“It’s important to highlight that cooking food in an air fryer still means that the food is classed as a fried food, which we should all aim to eat less of,” says Smith. “However, using an air fryer as part of a healthy and balanced diet is one way to reduce the amount of saturated fat in your diet, and is a healthier alternative to deep fat frying.”
Types of air fryers
Air fryers fall into two basic categories - basket or oven air fryers. Both are countertop additions to your kitchen like the best health grills, so you'll need a bit of surface-space. A basket air fryer is usually barrel-shaped and features a pull-out drawer containing a basket over a drip tray. An oven air fryer looks more like a microwave oven and contains racks on which baking trays and crispers can be placed. It is often multifunctional, incorporating a dehydrator, oven, rotisserie, roasting and baking oven, and may include a defrost function.
Beyond that there are several key features you should look out for (and not just price, which can vary considerably). There can be significant differences in size and shape, so make sure you choose the right dimensions for your cooking needs (for example if you want to cook a whole chicken) and for your kitchen.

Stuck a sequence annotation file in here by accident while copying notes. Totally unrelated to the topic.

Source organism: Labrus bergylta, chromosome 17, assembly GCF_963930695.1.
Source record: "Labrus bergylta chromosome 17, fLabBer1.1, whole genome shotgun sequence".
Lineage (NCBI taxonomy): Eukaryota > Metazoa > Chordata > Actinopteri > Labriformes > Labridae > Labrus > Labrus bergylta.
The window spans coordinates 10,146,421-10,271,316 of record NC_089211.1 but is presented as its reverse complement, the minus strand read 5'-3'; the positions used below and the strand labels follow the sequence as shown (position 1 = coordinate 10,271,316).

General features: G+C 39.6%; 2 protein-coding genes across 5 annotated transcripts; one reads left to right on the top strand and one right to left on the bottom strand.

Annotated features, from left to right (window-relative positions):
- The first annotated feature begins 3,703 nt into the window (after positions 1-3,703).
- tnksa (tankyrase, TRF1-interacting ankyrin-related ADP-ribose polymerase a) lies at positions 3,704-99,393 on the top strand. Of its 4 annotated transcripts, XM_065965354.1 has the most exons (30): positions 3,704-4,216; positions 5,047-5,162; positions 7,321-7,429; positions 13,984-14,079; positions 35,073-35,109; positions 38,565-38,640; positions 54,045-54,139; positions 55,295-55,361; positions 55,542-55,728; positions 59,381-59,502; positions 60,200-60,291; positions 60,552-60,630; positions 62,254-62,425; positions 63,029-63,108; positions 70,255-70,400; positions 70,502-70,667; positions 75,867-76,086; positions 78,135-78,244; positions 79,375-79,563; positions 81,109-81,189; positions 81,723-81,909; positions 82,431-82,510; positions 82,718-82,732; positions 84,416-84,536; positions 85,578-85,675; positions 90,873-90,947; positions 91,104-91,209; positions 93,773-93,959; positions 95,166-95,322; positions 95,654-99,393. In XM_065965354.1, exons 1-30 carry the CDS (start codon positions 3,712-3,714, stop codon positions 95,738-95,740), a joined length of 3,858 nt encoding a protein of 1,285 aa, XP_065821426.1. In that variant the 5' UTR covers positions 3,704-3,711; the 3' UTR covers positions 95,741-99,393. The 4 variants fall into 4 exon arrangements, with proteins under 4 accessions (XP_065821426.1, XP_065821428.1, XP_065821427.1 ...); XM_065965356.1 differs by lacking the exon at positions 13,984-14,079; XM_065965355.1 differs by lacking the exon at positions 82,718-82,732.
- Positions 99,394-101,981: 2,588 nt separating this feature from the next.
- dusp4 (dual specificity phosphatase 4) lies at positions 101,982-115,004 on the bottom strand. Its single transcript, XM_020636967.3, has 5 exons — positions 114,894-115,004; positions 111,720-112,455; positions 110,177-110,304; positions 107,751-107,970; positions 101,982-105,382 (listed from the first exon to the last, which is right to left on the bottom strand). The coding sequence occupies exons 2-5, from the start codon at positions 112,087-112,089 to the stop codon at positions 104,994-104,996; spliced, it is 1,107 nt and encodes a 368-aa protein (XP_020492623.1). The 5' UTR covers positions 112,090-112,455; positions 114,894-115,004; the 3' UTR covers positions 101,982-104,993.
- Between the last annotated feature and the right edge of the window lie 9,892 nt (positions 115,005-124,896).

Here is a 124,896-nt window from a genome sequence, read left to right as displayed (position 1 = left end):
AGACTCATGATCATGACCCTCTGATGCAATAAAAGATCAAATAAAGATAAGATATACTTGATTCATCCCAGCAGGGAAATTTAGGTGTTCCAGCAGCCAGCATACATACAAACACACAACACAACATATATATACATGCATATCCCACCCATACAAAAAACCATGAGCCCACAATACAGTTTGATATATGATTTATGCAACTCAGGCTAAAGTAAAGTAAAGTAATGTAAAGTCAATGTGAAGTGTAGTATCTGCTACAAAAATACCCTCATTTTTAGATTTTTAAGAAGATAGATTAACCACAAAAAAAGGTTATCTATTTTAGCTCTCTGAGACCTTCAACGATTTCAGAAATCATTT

Added extras include interior “paddles” to move the food around and integrated digital thermometers. It’s worth checking the top temperature, too – hotter temperatures tend to result in crispier fries. Some have pre-set programmes for specific types of food, and if you hate washing up, look for one with dishwasher-proof components.
What to cook in an air fryer
One of the joys of the air fryer is its versatility. Anything you would usually deep-fry, shallow fry or roast in the oven, such as fries, vegetables like cauliflower, green beans, kale – anything you might shallow-fry – along with fish, tofu and chicken. It will all cook well in an air fryer, but even the most basic model has much wider potential.
Fans of the air fryer report excellent results baking brownies, cookies, churros and even pizza, doughnuts and grilled cheese – the possibilities are endless.